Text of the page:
After a three-year experiment, Oregon will recriminalize drugs

Oregon backtracks on drugs. Three years after becoming the first in the United States to decriminalize everything, this state will recriminalize the possession of small quantities of narcotics starting in September.

Tina Kotek, the Democratic governor of this western state, promulgated a law on Monday enacting this backpedaling. As of September 1, possessing hard drugs (fentanyl, heroin, cocaine, ecstasy, etc.) will once again be considered a crime, punishable by imprisonment of up to six months.

An idea for 2021 inspired by Portugal

The text thus puts an end to the decriminalization voted by referendum and applied since the beginning of 2021: users in possession of small quantities of drugs were subject to a simple fine of 100 dollars, while the sale and production remained liable to prosecution.

A pioneer in the United States, this reform caused a lot of noise. The idea was to treat drug users as sick people rather than as delinquents, taking inspiration from Portugal, where decriminalization has been successful for more than twenty years. But enforcement has coincided with the health crisis caused by fentanyl across the United States: fatal overdoses more than tripled in Oregon between 2019 and 2022, mainly because of this deadly opioid, until 50 times more potent than heroin.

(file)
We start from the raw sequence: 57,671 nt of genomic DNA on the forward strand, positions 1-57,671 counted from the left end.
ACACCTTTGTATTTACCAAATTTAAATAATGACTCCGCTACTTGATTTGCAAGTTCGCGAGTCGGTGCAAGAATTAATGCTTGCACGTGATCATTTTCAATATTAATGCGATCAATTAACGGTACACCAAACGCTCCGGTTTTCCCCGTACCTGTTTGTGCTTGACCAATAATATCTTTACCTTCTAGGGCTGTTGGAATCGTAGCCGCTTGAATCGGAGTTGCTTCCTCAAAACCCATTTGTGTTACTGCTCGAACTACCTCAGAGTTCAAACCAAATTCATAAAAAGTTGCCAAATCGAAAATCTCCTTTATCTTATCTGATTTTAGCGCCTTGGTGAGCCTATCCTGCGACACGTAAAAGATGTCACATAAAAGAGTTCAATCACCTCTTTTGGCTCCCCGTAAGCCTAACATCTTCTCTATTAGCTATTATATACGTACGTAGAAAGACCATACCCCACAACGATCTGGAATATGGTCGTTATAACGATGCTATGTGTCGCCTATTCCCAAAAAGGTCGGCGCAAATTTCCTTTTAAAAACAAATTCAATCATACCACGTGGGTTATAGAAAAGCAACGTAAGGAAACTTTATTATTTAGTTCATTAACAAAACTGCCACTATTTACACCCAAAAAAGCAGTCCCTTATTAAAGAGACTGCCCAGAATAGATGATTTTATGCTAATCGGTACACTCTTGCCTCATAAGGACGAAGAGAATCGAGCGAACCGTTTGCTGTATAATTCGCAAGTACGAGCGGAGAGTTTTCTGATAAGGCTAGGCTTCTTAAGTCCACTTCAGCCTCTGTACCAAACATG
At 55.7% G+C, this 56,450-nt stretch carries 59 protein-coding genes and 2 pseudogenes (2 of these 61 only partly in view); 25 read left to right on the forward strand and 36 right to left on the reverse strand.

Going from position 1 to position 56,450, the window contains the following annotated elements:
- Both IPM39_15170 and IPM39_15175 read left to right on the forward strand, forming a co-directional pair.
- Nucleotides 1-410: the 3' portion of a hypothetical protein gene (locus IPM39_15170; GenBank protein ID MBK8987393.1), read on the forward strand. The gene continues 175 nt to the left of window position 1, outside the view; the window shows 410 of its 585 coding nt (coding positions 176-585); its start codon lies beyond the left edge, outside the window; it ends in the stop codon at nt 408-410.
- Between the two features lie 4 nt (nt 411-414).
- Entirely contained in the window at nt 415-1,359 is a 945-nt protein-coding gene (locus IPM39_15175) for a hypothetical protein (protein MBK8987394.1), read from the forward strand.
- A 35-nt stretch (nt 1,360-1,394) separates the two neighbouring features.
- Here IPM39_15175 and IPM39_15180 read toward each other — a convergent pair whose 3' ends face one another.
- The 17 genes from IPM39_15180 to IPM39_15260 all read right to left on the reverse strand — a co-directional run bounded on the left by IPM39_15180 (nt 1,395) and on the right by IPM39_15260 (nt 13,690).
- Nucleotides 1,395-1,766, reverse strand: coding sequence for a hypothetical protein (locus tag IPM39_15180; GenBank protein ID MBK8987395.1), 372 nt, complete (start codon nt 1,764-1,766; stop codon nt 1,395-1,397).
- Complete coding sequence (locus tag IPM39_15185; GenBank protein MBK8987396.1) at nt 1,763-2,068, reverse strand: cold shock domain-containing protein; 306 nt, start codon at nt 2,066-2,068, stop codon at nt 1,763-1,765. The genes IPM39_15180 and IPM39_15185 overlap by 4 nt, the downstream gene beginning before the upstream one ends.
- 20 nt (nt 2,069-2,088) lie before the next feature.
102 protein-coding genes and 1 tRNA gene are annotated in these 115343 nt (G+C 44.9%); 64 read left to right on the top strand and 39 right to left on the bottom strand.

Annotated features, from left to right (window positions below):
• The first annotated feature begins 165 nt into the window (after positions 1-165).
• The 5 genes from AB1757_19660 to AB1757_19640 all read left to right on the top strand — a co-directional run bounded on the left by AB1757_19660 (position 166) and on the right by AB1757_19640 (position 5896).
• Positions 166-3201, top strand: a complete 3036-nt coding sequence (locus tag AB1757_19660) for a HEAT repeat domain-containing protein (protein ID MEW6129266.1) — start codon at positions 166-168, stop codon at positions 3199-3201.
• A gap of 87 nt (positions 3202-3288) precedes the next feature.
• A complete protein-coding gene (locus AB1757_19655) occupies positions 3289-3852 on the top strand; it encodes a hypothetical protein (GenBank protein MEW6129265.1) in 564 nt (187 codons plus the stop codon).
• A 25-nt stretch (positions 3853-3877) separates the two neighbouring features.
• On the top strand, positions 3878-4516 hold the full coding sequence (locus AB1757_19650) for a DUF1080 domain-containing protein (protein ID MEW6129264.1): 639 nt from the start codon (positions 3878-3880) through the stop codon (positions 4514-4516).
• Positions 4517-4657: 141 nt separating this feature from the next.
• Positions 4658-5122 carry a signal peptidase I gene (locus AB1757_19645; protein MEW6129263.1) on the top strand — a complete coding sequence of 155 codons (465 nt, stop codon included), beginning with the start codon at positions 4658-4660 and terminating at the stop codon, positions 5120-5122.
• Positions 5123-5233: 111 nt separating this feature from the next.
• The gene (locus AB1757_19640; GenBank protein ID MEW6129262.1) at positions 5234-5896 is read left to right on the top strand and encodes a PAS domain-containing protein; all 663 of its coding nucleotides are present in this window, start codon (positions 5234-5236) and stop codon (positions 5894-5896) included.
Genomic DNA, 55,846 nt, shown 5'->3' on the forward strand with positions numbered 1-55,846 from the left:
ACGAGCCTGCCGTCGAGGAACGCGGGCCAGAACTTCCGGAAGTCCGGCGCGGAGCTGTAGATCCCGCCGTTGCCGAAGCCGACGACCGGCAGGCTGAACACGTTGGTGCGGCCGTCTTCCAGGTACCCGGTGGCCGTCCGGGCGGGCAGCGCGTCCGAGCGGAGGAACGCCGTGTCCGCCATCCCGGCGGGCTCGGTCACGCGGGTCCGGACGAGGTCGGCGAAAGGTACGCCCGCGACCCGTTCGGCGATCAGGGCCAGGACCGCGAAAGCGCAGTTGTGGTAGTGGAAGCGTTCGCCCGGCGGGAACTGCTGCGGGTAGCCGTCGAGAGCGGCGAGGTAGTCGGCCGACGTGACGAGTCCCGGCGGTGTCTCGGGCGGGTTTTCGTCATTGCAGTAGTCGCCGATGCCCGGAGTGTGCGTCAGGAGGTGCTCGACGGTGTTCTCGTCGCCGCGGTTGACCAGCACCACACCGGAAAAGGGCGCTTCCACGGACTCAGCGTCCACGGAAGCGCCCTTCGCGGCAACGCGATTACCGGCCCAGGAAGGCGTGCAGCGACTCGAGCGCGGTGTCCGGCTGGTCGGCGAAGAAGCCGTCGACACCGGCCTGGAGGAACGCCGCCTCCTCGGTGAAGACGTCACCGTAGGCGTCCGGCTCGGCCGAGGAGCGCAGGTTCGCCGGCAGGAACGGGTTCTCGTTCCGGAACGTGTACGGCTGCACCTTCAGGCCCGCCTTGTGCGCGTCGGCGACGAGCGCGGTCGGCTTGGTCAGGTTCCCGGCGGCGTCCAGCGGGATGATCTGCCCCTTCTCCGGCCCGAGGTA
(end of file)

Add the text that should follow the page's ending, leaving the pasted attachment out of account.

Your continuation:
Oregon has also been extremely slow to establish the health services needed to accommodate users, making drug use highly visible on the streets. This caused a reversal in public opinion in this state, which was won over to the American left: detractors of decriminalization proclaimed its failure, while many health professionals stressed that the health aspect of the law did not really have any impact. could be put in place.

Strengthen the link between the police and health services

The Drug Policy Alliance, one of the main organizations that campaigned for decriminalization, denounced Tuesday a “harmful step backwards”. “This is a false promise of change that will put people through the criminal legal system, without there being a meaningful link to treatment,” said its president Kassandra Frederique. Decriminalization has limited incarcerations and obstacles to the reintegration of users, she recalled.

Oregon’s new law requires police to continue to prioritize alternatives to criminal prosecution when possible. It also intends to strengthen collaboration between law enforcement and health services. The text covers “a set of measures that promote treatment first, while balancing the need for accountability,” Governor Tina Kotek emphasized in a letter announcing the enactment of the law.

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